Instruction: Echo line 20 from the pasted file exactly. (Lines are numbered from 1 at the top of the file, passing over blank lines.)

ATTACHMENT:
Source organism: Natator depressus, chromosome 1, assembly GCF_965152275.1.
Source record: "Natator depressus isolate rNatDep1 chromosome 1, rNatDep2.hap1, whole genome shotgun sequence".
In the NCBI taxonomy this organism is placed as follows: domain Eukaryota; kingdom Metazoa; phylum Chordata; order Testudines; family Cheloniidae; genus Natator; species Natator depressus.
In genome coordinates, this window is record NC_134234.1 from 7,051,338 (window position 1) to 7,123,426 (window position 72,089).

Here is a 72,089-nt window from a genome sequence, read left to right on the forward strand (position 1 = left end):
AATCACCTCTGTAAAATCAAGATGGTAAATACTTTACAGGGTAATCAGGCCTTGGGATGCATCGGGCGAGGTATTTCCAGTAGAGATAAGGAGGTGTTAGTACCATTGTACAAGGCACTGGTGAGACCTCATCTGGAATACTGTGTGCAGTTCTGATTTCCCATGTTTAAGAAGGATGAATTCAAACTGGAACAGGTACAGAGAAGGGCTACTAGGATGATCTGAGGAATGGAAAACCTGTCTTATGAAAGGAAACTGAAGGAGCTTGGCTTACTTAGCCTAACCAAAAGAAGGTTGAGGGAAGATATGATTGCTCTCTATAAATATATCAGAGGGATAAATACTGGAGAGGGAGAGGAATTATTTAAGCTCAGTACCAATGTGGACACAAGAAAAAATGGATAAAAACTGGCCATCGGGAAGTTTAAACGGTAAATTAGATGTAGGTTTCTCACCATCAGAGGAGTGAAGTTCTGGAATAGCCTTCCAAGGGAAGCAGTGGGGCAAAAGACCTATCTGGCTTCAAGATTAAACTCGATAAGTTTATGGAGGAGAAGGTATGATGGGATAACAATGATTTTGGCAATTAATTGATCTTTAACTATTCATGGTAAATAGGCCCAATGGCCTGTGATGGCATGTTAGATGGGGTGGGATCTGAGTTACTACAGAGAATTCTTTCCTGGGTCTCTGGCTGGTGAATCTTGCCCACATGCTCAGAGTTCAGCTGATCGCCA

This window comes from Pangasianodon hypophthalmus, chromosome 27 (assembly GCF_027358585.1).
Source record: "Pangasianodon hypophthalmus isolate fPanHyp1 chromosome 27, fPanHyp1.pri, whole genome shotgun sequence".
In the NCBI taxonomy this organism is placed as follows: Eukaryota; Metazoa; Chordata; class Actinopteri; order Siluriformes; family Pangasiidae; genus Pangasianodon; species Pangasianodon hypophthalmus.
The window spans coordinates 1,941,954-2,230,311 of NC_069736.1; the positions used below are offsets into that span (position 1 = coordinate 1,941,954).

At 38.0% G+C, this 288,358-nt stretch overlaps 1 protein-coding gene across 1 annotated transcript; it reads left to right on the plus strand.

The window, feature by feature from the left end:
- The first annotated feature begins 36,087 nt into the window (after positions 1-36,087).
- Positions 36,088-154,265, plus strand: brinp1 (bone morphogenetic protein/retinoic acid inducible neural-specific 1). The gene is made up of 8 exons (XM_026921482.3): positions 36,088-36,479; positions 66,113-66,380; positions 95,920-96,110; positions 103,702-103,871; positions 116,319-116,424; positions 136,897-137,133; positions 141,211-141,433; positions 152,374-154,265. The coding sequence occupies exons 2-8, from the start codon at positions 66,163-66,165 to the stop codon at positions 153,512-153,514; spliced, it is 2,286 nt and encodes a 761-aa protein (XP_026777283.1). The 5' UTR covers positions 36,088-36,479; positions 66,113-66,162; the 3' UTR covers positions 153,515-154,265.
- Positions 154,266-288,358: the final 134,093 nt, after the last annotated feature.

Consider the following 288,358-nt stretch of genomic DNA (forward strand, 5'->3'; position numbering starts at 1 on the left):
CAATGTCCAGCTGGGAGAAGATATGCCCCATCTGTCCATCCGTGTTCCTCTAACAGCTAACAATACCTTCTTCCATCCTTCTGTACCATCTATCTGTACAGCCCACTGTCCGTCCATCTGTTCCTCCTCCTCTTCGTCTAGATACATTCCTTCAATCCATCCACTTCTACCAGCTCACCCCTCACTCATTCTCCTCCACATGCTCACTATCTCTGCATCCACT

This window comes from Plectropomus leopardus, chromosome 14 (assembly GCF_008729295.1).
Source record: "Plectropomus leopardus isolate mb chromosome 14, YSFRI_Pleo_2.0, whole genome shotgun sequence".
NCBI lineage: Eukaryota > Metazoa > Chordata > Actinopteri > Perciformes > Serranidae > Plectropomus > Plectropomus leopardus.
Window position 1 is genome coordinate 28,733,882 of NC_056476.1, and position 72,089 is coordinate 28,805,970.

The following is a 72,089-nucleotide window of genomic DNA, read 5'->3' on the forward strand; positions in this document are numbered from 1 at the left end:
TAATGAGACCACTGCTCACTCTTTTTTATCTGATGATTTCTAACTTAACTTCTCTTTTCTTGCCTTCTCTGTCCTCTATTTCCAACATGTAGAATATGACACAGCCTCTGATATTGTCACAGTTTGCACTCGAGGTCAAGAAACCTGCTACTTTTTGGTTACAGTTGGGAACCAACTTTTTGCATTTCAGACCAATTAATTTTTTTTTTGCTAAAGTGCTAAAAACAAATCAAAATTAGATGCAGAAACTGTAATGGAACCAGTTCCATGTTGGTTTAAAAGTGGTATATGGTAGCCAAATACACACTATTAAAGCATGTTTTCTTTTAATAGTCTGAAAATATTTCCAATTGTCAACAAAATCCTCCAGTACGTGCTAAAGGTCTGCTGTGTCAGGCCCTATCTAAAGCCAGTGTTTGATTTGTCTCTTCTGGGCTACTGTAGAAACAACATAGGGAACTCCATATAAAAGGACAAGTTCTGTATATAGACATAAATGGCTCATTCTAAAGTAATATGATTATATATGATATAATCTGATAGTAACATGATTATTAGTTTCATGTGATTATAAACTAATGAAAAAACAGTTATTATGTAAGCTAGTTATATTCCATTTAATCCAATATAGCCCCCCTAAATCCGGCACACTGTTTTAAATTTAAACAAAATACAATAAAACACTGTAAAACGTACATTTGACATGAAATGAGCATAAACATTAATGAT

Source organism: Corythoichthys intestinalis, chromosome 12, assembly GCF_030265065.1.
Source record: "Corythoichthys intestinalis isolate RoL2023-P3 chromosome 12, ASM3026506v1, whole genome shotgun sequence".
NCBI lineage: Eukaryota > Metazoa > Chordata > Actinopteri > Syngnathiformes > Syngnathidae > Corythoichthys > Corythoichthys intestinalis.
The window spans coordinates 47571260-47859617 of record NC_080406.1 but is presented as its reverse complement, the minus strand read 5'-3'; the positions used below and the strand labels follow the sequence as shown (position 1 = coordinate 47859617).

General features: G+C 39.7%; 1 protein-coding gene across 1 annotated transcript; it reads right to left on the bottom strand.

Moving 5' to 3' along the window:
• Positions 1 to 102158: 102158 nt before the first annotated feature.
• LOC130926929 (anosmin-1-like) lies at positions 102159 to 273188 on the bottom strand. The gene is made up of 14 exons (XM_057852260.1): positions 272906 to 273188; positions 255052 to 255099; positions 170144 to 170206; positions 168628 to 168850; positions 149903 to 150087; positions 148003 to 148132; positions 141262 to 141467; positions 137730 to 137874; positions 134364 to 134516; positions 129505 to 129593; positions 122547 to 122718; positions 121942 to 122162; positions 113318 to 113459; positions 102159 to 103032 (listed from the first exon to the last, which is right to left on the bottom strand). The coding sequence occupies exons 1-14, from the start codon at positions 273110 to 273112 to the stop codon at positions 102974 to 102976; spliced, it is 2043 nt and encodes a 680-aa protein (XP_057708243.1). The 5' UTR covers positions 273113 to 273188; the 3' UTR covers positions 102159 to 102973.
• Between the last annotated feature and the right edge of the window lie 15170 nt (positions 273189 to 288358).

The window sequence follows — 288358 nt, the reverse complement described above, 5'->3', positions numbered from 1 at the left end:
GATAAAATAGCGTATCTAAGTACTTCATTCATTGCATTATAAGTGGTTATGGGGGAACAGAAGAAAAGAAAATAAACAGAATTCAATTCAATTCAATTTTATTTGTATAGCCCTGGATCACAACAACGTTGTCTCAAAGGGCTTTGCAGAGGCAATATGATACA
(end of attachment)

NCBI lineage: Eukaryota > Metazoa > Chordata > Actinopteri > Perciformes > Serranidae > Plectropomus > Plectropomus leopardus.